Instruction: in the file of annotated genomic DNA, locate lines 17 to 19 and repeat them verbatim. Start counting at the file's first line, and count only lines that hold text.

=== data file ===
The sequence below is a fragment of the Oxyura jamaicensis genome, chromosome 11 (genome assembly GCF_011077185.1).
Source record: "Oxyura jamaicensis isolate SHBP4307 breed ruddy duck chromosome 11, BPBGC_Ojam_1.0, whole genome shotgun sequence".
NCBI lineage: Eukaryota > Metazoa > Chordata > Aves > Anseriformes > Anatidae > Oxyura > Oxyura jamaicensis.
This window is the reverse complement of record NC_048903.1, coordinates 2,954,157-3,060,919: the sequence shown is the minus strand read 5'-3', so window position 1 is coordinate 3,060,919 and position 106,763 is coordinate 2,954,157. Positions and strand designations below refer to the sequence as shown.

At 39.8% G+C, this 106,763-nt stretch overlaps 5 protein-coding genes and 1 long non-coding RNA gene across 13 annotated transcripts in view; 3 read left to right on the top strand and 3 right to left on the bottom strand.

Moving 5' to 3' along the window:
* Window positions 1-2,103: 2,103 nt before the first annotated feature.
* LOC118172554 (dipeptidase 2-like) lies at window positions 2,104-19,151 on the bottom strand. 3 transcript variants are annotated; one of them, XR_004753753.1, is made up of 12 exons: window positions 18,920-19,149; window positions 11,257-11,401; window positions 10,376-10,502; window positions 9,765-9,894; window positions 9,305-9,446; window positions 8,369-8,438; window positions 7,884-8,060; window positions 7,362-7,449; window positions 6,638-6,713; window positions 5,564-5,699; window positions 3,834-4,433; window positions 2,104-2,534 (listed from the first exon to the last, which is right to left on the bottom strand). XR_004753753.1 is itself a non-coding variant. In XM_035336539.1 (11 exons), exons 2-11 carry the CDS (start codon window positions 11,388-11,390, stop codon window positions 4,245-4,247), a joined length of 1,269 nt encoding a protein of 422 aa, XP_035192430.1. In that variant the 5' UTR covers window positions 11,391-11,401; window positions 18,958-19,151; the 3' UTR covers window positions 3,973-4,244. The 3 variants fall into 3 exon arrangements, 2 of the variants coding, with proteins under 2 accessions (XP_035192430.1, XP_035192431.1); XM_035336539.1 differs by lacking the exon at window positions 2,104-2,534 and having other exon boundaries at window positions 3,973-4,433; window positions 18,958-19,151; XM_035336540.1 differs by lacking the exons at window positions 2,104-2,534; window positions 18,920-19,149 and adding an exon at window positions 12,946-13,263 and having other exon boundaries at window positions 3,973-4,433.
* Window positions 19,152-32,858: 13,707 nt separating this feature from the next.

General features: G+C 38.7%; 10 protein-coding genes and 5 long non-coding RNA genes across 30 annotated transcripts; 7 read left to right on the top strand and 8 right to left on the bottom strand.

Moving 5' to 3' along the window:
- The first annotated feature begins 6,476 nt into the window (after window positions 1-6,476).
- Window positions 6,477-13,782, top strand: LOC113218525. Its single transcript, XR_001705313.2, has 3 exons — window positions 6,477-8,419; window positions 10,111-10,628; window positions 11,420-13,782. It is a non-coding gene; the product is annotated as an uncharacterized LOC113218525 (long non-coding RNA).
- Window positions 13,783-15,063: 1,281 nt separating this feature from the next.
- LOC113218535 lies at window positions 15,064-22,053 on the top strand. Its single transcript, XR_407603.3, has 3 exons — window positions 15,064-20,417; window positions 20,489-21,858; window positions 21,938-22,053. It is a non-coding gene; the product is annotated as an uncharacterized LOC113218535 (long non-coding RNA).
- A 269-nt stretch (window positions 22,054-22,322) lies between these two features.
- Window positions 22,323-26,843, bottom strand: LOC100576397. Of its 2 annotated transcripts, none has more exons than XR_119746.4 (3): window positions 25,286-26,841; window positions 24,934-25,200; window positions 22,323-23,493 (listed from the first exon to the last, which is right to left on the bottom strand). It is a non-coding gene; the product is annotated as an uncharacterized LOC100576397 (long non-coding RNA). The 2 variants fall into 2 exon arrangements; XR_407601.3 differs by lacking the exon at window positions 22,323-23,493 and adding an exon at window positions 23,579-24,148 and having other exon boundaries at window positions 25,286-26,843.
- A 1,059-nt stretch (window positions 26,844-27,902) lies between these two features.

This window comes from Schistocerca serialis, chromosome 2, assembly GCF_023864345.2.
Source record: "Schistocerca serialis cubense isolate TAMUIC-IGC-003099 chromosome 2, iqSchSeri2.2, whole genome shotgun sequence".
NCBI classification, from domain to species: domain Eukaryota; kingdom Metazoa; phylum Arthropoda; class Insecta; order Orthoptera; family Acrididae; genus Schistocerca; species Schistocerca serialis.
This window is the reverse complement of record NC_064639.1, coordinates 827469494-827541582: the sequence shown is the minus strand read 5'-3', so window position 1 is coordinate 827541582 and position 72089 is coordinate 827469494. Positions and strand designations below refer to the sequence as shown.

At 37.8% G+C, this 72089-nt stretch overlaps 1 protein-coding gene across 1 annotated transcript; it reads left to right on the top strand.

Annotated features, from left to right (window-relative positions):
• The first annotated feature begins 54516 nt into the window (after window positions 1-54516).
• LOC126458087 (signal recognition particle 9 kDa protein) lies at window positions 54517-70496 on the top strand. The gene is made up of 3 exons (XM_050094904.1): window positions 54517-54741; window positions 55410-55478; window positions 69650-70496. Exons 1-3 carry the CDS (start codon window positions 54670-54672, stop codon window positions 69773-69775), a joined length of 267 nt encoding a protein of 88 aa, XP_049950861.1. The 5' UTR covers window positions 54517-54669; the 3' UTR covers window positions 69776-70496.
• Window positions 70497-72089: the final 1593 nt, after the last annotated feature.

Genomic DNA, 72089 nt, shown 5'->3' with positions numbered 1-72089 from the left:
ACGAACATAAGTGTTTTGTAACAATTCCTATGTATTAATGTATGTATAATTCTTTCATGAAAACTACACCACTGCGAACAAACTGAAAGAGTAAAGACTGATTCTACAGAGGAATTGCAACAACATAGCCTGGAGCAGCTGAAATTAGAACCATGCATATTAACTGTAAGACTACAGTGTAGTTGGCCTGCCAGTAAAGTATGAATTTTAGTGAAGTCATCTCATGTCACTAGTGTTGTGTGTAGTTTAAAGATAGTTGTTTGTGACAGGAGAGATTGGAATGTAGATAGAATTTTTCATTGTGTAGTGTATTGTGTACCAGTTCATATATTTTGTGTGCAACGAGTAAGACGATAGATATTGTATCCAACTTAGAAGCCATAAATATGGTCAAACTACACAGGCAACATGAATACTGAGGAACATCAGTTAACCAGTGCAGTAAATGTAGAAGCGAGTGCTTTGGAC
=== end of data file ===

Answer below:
- Window positions 22,323-26,843, bottom strand: LOC100576397. Of its 2 annotated transcripts, none has more exons than XR_119746.4 (3): window positions 25,286-26,841; window positions 24,934-25,200; window positions 22,323-23,493 (listed from the first exon to the last, which is right to left on the bottom strand). It is a non-coding gene; the product is annotated as an uncharacterized LOC100576397 (long non-coding RNA). The 2 variants fall into 2 exon arrangements; XR_407601.3 differs by lacking the exon at window positions 22,323-23,493 and adding an exon at window positions 23,579-24,148 and having other exon boundaries at window positions 25,286-26,843.
- A 1,059-nt stretch (window positions 26,844-27,902) lies between these two features.

This window comes from Schistocerca serialis, chromosome 2, assembly GCF_023864345.2.